• Let’s work to rebuild trust between the community and the officers within the community.   
  • Let’s stop trying to find excuses, and start prosecuting killer cops.   
  • Mandate periodical psychological evaluations and drug tests.   
  • Perform thorough background checks on all officers.  
  • Make it illegal for an officer not to have a body-cam and a dash-cam (on and functioning) in all 50 states.  
  • Re-train and remind officers that they work for the people, and they’re paid to serve the people.   
  • Train all officers in all 50 states, to respond with the least amount of force.  
  • Start making the officer and their precincts responsible for the crimes they commit against unarmed and innocent civilians. If officers know they’ll be liable and they can’t hide behind a badge and a lie, they’ll start thinking before they shoot.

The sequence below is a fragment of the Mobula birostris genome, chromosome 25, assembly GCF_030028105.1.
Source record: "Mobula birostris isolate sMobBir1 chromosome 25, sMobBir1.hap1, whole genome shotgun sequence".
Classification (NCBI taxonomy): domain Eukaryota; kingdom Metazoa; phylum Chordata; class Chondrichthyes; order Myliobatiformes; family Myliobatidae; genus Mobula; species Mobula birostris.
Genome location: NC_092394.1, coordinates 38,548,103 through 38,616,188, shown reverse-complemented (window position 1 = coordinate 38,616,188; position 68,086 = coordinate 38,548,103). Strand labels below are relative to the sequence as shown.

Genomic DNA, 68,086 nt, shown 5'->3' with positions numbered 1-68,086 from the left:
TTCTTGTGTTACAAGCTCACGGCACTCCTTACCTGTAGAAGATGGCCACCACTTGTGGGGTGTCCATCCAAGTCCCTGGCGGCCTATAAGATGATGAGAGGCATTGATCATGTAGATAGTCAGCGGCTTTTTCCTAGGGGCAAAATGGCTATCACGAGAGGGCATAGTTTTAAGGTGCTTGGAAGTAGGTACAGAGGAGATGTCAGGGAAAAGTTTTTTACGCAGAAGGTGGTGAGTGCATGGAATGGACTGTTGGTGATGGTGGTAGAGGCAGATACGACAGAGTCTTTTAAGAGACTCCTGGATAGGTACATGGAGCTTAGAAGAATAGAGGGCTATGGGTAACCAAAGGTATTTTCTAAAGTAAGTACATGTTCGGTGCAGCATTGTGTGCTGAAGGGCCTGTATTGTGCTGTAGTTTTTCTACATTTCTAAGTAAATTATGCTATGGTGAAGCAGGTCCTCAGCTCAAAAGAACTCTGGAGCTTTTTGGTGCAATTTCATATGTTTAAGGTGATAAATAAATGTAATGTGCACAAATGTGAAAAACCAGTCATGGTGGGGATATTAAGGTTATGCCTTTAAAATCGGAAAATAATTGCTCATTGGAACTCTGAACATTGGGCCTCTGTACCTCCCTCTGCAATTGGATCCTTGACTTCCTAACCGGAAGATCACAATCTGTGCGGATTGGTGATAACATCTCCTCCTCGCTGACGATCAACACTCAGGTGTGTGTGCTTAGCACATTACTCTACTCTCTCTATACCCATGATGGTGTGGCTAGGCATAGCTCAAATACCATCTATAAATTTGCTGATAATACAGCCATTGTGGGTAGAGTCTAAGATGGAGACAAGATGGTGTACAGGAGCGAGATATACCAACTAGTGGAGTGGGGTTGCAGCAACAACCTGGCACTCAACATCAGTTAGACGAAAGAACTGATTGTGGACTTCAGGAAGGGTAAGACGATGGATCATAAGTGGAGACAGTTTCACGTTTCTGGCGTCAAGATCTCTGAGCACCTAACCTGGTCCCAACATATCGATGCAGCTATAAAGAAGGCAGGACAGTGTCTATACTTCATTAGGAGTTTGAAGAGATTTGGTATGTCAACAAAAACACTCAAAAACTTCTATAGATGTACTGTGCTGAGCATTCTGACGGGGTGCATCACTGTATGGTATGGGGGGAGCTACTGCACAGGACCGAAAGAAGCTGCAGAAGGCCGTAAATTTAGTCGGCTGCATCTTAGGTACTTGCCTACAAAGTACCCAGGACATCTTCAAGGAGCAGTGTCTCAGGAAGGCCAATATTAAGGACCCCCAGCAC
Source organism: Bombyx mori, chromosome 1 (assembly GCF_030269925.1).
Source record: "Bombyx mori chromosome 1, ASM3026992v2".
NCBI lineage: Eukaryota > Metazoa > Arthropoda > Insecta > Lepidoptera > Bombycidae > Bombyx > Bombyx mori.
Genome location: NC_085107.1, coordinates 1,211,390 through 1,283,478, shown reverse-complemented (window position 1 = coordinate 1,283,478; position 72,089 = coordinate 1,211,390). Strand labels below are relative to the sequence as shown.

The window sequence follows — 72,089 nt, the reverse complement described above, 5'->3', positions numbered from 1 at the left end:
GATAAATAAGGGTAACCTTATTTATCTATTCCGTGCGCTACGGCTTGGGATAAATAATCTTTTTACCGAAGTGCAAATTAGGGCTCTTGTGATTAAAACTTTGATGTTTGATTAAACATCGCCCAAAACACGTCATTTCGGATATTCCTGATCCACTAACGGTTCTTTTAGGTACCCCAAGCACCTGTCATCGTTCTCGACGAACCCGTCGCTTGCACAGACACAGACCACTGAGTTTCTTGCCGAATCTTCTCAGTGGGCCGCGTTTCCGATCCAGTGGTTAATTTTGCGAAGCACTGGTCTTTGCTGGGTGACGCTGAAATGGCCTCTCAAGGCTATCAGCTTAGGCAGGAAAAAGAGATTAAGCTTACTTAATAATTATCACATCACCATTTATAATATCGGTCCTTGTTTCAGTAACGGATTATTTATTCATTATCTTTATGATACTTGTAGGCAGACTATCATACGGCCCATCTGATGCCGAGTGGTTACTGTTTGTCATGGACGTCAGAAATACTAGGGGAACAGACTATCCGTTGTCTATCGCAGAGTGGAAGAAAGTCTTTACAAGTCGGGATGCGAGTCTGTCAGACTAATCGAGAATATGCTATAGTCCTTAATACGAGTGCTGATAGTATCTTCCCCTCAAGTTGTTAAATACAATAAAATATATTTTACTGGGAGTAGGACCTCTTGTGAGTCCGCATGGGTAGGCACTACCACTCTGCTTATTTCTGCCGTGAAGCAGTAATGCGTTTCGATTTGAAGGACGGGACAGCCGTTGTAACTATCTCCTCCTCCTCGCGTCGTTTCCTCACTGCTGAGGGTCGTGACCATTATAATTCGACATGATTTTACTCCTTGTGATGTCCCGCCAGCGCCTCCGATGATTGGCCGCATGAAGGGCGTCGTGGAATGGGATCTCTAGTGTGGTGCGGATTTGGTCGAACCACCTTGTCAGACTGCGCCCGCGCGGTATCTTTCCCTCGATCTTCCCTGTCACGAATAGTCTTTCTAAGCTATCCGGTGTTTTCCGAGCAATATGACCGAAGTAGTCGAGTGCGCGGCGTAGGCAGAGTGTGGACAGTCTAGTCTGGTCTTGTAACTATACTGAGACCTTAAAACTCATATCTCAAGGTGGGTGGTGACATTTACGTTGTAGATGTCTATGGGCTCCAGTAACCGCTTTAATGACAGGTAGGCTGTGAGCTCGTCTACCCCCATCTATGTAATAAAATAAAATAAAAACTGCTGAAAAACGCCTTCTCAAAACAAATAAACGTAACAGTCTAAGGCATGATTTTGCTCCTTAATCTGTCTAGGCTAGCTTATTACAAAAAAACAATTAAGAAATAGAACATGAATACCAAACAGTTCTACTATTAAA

The change doesn’t stop there. Beyond the officer, above the precinct, sits the elected officials. It’s time for them to be responsible for their lack of action as well. Your mayor, governor, senator, congressperson, etc.. Again, your tax dollars pay for their salaries, so they work for you. When the headlines shift, the work must continue. Organize a petition, write, call, show up at your elected official’s office, and push for a change. If they appear complacent with the tragedies you and your community face, vote them out and elect someone else. Do not sit by silently and wait for the next headline or election to get in the fight. For too long, the oppressed have been playing defense and losing. Now, it’s time to ban together, execute a plan, and play offense; because I’m tired of being on the losing team.   

Something has to change.  

Sincerely,   

A tired black woman.